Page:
Will inflation prove a bump in the road of higher economic growth, or will it transform into a monster that will run out of control, eventually taking rates up with it?
Federal Reserve Chairman Jerome Powell is saying publicly he views rising prices as "transitory," but others aren't so sure -- as costs of raw materials like lumber and steel rise, the value of used cars climb, computer chips see a supply squeeze, restaurants reopen, and oil appears to make a comeback.
"These things are all quite distorted by the pandemic and by the reopening following the pandemic," Capital Economics' economist Jennifer McKeown told TheStreet during a recent phone call.
TheStreet spoke about inflation with McKeown, who is the head of the Global Economics Service at Capital Economics, and who had previously worked for five years at the Bank of England.
Here the London-based economist discusses rising prices, how much to expect they will go up and whether they could prove permanent, how the Fed might react, and what to watch as we track the consumer price index, or CPI, that basket of goods that includes costs of a variety of consumer products and services, like energy, food, transportation and medical care. All of these areas are now seeing different price trends, after more than a year of a raging pandemic, lockdowns, social distancing, work-from-home policies, stimulus spending and, now, signs of recovery.
The following has been lightly edited for clarity and brevity.
TheStreet: A big real estate investor, Sam Zell, recently said he sees similarities to inflation of the 1970s. It seems hard to see how that is possible….
McKeown: So we’re expecting some inflation, but we are thinking of a rise to perhaps 2.5% or 3% in the US – nothing like the rates of 10% or more that we saw in parts of the 1970s. There are a few key differences that make us think that kind of surge is unlikely now. Trade unions are less prominent, there is less wage indexation and labour and product markets are more competitive. There is more global competition now, which has also reduced workers’ pricing power. And central banks’ credibility and confidence in inflation-targetting has grown significantly since the 1970s.
Also, demographically, we’re in a very different position now from the one we were in 50 years ago. The ageing of populations in advanced economies has meant an increased demand for savings versus spending and that, too, has reduced inflationary pressure. That balance will shift only very gradually as people retire.
TheStreet: Now, there’s a debate over whether inflation is transitory or not. We’ve seen several headlines just this past week arguing one way or the other and some are looking at lumber prices and other raw materials costs. Are you able to give some perspective on that, at least on inflation in the U.S.?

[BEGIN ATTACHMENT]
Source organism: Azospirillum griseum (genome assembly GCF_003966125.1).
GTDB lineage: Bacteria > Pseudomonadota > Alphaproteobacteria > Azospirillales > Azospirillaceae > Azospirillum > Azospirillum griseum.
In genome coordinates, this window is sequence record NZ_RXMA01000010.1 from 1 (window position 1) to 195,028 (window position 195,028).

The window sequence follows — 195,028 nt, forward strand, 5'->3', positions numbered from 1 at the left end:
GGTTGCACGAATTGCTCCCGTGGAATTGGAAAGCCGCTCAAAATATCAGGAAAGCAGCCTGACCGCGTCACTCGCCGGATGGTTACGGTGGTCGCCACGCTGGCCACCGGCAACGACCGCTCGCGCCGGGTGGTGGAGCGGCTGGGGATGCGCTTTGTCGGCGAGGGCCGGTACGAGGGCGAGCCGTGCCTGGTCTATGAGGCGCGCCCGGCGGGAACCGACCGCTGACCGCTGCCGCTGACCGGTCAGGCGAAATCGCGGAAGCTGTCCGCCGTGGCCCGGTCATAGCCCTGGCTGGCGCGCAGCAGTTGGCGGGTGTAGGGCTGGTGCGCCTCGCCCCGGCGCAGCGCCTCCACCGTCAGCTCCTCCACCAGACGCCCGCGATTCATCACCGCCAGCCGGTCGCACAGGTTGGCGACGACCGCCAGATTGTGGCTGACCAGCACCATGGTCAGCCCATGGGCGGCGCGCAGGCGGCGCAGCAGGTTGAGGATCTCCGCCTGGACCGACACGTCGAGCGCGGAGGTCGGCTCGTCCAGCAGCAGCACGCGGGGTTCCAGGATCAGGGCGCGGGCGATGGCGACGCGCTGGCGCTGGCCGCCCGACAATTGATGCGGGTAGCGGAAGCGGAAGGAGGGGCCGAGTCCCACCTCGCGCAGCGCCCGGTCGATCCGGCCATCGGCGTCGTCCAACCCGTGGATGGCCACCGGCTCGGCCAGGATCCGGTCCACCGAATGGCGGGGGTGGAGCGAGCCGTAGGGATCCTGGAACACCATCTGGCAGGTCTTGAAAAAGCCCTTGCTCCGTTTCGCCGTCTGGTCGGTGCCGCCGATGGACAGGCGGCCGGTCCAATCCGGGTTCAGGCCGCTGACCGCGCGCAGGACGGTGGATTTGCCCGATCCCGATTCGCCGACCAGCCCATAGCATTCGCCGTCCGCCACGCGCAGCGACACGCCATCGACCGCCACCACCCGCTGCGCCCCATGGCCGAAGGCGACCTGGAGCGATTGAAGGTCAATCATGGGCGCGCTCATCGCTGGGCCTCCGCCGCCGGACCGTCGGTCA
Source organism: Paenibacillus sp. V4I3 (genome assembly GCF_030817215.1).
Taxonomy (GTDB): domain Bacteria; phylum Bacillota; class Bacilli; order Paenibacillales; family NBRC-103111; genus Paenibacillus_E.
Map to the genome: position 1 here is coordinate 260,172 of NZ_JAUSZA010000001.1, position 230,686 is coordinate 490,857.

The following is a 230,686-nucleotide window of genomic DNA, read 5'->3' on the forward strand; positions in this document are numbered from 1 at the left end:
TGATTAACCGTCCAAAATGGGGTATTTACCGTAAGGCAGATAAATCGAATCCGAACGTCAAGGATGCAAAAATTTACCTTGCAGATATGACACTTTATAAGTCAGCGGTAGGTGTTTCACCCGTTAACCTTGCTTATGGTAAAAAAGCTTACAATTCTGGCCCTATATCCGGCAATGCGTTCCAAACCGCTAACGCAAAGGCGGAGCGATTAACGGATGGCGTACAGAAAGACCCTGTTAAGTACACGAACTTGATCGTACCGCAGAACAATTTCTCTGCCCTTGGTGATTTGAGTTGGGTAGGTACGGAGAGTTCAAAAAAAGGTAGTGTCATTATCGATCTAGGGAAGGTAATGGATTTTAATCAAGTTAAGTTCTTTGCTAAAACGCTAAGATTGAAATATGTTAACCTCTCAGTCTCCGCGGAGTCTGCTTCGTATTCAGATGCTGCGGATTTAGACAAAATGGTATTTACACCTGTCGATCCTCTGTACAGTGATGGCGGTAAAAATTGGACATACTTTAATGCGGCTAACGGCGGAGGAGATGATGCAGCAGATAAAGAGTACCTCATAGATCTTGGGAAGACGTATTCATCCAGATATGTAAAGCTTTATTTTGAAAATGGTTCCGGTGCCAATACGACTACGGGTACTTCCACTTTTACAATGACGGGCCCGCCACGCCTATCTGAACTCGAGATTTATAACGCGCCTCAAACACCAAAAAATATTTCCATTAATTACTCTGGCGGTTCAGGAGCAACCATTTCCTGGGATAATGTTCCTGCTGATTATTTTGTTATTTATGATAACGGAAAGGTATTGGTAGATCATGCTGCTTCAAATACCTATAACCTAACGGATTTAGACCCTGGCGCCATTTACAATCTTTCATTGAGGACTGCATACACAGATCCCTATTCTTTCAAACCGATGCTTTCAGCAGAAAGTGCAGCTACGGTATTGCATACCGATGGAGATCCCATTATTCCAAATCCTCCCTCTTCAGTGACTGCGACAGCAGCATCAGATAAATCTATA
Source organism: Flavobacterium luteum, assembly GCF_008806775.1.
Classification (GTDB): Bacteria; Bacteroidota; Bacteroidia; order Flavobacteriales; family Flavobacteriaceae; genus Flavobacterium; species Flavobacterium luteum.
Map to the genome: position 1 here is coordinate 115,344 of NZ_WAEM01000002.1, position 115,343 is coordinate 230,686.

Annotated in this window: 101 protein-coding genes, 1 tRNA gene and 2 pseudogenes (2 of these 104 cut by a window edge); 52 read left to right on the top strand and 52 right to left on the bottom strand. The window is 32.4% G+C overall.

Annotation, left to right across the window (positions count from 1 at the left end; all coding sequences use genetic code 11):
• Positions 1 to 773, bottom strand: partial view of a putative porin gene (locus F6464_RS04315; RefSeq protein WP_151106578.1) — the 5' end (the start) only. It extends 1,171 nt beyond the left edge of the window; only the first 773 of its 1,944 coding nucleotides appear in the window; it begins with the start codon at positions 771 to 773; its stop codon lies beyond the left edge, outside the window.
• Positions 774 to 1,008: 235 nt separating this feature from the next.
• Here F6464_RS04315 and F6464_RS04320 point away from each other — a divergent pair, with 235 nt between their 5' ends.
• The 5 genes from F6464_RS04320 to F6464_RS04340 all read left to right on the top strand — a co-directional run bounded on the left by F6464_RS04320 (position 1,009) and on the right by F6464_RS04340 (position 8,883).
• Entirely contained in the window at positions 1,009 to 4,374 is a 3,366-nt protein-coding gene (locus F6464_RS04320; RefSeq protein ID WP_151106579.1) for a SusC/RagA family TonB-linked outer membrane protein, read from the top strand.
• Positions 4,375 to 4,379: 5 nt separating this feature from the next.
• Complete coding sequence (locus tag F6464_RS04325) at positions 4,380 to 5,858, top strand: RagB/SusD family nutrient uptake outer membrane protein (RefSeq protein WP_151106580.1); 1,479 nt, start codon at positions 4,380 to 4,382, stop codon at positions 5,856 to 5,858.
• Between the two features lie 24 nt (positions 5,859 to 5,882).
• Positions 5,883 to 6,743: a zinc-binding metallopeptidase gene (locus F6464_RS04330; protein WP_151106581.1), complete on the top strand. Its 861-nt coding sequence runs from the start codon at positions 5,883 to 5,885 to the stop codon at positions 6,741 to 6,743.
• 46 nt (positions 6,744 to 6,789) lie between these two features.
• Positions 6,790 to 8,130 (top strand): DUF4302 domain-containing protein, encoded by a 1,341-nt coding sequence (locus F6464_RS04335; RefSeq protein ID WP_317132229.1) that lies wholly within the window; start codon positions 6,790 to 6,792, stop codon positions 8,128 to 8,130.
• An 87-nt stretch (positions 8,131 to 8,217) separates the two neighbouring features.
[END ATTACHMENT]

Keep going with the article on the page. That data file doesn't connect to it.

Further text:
McKeown: The effects related to lumber and to steel, which has risen very sharply, those should prove transient.… They’ve risen so high already, that they should be due to come back a bit. One issue in metals, for instance, is that steel production in the U.S. is still relatively depressed. It takes a very long time for it to come back on stream after the kinds of lockdowns and closures that we’ve had. So, it’s not that surprising that we see increases in prices, but those should come off.
The big question, though, is not whether these commodity prices go up and up and up, but their impact on prices and on manufacturers’ costs. We are starting to see in business surveys that show manufacturers are starting to say that they have had a very sharp increase in their costs, and they’re starting to pass that through to consumers. The question is whether those price increases start to generate other price increases, and, in particular, do they start to play a role in wages?
Even a temporary rise in commodity prices can have an effect on wages, if people are seeing those high bills – whether it be on fuel or food – and then demand higher wages because of it. And then, whether the labor market is in a strong enough position to grant those wage increases.
So, that is the big question now. What we’re seeing is that in the U.S., there are some signs over growing wage pressure and there are some signs of labor shortages, which would be expected to generate some wage pressure. But outside the U.S. – in Europe, for example – that is not the case. The risk of sustained inflation is much higher in the U.S. than in Europe.
TheStreet: Is it possible the pandemic could add to unknowns in employment that could affect inflation? For example, what if a significant number of people who were working in restaurants or retail or even teaching decide they want to change careers after a year of disruption?
McKeown: It could, but it depends really on the extent of mismatch between the jobs people are wanting and the jobs that they are qualified to do – and the jobs that are available. If there are fewer people who want to work in restaurants, for example, then that is going to put further upward pressure on prices at a time when we know that capacity restraints are already boosting prices a bit. ...If there are also labor shortages, it would exacerbate what is already quite a difficult situation.